These hundreds of thousands of connection attempts to the WannaCry killswitch URL means that even though 18 months had passed since the major WannaCry attack, hundreds of thousands of Windows operating systems still haven’t installed Microsoft’s March 14, 2017 security update and are infected by the WannaCry malware.

When the major WannaCry infection was unleashed on May 12, 2017, the mass infection was halted after security researcher Marcus Hutchins of Kryptos Logic discovered a URL that turns out to be the killswitch for WannaCry.

The source code of WannaCry was written in such a way that once it infects a certain computer, it routinely tries to access the killswitch URL. Once the malware accesses the URL and finds it active, the malware shuts down. On the hand, if the malware can’t access the URL, it proceeds to encrypt the files in the infected computer, preventing the user to access the encrypted files, and a ransom notice is then displayed on the computer monitor.

“No one cares about WannaCry anymore, it’s ‘old news’ but for us the killswitch remains of upmost importance,” Hankins said. “The amount of damage that would take place if there was an outage.”

The WannaCry killswitch URL plays an important role in routinely shutting down this malware. As such, this killswitch URL is carefully guarded by the cyber security community from attacks, including distributed denial-of-service (DDoS) attacks.

Other Reported Cases of WannaCry Infection in 2018

In March, this year, computers at Boeing’s North Charleston, South Carolina production plant were infected with the WannaCry malware. 

“The vulnerability was limited to a few machines,” Linda Mills, head of communications for Boeing Commercial Airplanes, said in a statement. “We deployed software patches. There was no interruption to the 777 jet program or any of our programs.”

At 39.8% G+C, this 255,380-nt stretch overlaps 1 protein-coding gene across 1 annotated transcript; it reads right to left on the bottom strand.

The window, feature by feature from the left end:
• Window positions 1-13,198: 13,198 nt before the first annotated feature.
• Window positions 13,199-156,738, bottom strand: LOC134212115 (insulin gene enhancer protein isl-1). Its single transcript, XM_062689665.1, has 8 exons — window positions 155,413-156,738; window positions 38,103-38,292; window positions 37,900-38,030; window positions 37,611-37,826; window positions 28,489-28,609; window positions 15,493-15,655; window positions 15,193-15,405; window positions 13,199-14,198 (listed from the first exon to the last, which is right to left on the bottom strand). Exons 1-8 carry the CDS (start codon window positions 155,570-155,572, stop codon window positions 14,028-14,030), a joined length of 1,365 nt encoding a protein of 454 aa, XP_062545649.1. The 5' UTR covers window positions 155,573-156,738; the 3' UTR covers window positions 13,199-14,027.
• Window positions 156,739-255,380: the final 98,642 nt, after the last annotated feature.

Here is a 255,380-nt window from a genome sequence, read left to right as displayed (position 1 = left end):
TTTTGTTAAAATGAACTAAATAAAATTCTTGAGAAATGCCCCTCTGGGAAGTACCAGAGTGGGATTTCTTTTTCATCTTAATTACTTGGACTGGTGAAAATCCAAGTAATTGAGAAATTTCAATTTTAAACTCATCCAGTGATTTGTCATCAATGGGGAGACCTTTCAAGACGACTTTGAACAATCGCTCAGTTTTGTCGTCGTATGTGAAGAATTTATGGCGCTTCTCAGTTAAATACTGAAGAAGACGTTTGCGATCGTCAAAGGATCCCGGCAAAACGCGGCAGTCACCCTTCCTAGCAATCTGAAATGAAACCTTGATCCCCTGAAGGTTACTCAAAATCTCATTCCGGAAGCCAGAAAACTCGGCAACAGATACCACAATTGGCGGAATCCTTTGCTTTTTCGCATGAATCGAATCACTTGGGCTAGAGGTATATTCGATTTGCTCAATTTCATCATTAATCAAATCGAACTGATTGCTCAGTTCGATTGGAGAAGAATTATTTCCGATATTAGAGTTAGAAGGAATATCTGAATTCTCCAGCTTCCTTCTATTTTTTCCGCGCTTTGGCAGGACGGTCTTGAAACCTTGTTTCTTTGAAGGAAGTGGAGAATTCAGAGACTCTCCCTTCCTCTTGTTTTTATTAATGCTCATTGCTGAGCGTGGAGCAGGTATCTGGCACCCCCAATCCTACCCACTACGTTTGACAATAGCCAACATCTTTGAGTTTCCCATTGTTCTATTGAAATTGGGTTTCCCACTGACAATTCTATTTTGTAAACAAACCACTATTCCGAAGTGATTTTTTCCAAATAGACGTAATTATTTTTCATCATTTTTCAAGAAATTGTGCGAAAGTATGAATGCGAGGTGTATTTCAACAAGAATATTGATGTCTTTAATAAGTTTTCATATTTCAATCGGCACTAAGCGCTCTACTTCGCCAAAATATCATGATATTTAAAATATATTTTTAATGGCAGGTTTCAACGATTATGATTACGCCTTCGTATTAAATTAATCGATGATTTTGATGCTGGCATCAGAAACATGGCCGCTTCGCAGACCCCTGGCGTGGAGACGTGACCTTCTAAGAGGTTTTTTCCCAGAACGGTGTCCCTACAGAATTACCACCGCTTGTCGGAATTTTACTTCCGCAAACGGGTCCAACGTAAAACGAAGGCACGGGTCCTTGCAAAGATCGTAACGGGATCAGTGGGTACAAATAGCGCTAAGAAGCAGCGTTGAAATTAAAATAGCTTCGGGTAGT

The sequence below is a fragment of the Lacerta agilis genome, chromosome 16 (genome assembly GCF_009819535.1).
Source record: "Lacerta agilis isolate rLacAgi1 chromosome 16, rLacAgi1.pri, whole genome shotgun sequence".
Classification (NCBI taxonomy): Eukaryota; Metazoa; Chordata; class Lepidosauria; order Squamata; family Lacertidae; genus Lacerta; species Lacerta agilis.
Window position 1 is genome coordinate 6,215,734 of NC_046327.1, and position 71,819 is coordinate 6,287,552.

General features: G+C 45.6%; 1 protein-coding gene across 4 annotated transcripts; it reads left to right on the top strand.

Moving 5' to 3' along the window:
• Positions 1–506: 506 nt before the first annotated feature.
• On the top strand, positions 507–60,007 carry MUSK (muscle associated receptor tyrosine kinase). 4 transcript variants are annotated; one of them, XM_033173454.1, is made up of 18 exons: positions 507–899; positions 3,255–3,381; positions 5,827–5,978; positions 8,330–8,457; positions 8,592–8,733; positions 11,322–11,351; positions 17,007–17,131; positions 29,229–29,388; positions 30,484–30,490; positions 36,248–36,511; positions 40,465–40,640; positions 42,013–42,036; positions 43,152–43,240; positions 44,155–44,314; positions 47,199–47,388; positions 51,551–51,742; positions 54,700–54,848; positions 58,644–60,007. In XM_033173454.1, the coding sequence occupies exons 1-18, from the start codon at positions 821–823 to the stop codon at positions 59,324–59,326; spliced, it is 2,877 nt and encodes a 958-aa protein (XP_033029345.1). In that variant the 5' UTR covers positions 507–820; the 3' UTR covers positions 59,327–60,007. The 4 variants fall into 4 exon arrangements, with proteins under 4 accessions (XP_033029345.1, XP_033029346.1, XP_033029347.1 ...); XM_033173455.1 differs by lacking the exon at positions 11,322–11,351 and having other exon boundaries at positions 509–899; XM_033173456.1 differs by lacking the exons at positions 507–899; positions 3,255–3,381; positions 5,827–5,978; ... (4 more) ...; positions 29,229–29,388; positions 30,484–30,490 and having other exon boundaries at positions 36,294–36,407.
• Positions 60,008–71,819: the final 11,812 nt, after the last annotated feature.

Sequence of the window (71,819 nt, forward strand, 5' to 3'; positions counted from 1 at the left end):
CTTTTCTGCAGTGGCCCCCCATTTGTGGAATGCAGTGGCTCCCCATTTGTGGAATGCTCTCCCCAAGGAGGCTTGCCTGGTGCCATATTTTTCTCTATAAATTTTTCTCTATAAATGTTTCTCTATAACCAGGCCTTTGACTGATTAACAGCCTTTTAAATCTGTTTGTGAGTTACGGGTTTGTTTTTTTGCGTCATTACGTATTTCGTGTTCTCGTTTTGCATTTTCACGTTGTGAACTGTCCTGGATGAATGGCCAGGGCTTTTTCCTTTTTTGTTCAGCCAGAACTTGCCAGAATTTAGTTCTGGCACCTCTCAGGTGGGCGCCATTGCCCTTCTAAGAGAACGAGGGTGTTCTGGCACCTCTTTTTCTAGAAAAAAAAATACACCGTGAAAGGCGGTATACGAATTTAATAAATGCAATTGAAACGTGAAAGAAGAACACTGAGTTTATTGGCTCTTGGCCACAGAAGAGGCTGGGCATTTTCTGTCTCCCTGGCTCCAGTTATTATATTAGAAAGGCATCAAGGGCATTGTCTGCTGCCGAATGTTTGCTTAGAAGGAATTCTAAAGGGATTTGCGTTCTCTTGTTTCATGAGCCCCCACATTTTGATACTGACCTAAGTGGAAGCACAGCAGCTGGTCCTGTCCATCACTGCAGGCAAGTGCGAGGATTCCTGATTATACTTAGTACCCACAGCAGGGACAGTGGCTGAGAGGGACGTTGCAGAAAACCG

In August, this year, WannaCry hits again, this time infecting the computers of Taiwan Semiconductor Manufacturing Co Ltd (TSMC), the world’s largest contract chipmaker. The WannaCry malware that hit TSMC very much acted like the other previous attacks, that is, infecting Windows operating systems that didn’t install Microsoft’s March 14, 2017 security update.

TSMC said the initial infection of the malware came from an unnamed supplier who connected a computer laden with WannaCry to TSMC’s internal network. The malware then spread swiftly to the company’s internal network, infecting the computers in the company’s manufacturing plants in Tainan, Hsinchu and Taichung – plants that produce chips for Apple.

Cyber Security Best Practice

The only way to stop WannaCry is to install Microsoft’s March 14, 2017 security update.

The following Windows operating systems are vulnerable to WannaCry attack: Microsoft Windows XP, Windows Vista SP2, Windows Server 2008 SP2 and R2 SP1, Windows 7, Windows 8.1, Windows RT 8.1, Windows Server 2012 and R2, Windows 10 and Windows Server 2016.

Contact ustoday if you need assistance in keeping your server operating system (OS) up-to-date.